Pakistan (MNN) — There's another blasphemy case in Pakistan involving a teen.
This time, it's a 16-year-old Christian boy named Ryan Stanton. Late last week, according to a BosNewsLife report, Stanton, his sister, and his parents went into hiding in Pakistan.
Police had just charged him with blasphemy against Islam's prophet Mohammed through text messages, while an angry crowd burned their home. Stanton claims a friend borrowed his phone and used it to send text messages that abused the prophet.
He began getting angry phone calls and death threats, but the situation turned frightening when a mob formed outside the family home. With no one home, angry Muslims allegedly looted and set fire to the house.
According to the BosNews account, the family was spirited out of the danger zone by other Christians. Police officially charged Ryan with making "derogatory remarks" towards "the holy prophet," a charge that carries the death penalty. Investigators say he also faces charges for violating Anti-Terrorism legislation and the country's Telegraph Act. Soon after, Stanton's mother lost her job.
Pakistan's blasphemy laws are controversial because they're often used to settle personal scores, or abused in other ways. As a result, Open Doors and Voice of the Martyrs say there are at least 15 people on death row facing similar blasphemy allegations.
This case bears similarities to that of 11-year-old Rimsha Masih, a Pakistani Christian girl who was falsely accused of blasphemy. Baptist Global Response Executive Director Jeff Palmer notes, "When something like this happens, there are all kinds of spin -offs and backlash things happening. People have a lot of fear."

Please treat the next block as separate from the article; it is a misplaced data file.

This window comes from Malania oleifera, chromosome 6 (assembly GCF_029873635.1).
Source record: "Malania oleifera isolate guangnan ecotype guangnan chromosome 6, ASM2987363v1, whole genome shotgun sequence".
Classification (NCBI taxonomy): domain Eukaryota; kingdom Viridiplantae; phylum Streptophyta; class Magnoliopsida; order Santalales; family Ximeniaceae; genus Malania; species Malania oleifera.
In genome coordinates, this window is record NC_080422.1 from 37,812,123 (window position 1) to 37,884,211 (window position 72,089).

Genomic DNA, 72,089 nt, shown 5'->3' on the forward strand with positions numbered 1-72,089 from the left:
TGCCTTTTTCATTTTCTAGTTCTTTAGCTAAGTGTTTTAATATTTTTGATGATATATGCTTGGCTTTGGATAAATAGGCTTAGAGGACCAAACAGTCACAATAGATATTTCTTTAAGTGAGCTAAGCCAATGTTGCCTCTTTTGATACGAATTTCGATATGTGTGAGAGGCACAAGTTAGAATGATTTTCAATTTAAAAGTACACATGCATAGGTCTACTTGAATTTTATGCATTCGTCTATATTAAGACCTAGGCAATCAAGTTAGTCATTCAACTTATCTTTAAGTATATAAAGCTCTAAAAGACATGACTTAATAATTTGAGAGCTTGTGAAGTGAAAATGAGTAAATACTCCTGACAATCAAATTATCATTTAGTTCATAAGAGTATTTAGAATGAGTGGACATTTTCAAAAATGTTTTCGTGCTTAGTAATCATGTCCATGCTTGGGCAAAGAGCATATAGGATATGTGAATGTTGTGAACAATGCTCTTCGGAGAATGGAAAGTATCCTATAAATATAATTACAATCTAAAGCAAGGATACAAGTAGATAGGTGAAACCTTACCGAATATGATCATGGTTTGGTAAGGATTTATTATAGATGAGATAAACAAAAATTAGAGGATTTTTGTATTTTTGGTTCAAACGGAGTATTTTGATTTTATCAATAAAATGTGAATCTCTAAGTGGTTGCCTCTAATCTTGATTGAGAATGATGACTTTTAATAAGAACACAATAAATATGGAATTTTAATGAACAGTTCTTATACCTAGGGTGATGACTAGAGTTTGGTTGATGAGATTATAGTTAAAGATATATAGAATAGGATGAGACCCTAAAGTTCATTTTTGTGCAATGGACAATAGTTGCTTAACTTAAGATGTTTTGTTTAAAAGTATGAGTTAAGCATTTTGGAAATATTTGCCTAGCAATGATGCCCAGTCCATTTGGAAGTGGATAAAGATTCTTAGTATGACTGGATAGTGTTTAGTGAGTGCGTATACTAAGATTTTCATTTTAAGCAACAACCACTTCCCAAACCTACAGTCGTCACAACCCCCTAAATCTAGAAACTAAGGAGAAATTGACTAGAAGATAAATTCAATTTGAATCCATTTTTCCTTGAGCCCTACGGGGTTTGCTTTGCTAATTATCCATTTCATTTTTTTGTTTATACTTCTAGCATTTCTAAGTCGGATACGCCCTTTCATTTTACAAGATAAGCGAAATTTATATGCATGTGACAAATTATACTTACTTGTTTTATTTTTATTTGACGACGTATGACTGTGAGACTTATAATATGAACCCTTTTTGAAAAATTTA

Although her innocence has been proven, that didn't stop enraged mobs from attacking the neighborhood where the Masih's lived.
Other Christian families were driven from their homes, too. Palmer says, "They want to flee, and they do, away from their homes, and they seek shelter in places." As many as 600 families evacuated the neighborhood, many of them taking refuge elsewhere with other Christians.
The Southern Baptist World Hunger Fund responded with food, blankets and other aid needs which were distributed by Baptist Global Response partners. The team also prepared meals for some of the displaced, many of whom have returned home, says Palmer.
As the meals were served, Christian leaders were able to pray with the traumatized families and share Bible stories that helped them understand how to live out Jesus' command to love one's enemies. Palmer adds, "When Jesus talked about the cost of discipleship, He said, ‘People will hate you on My account. There will be persecution.' However, we can't be shy and non-forward to share our resources and share our faith with those who are in need."
"It's such a privilege to be able to help people who find themselves suddenly in desperate need," said Francis Horton, who with his wife, Angie, directs work for Baptist Global Response in South Asia. "When this story broke in the international news, many people in the United States were shaking their heads, wondering what to do about a crisis like this. Southern Baptists can celebrate that their partners were actually on the scene, helping people in need. And they were able to respond because Southern Baptists give generously to their World Hunger Fund."
Palmer agrees. "In the midst of these crises, there are always opportunities not just for the physical expression of Christ's love, but…to share truth that's in the Gospel as well."
The first line of defense, though, is prayer. "Pray for wisdom for those responding–local believers and [BGR ministry] partners…. Pray for wisdom and knowledge as they respond [and] show compassion. And pray for those that are actually doing the persecuting. The best that could happen here would be a heart change."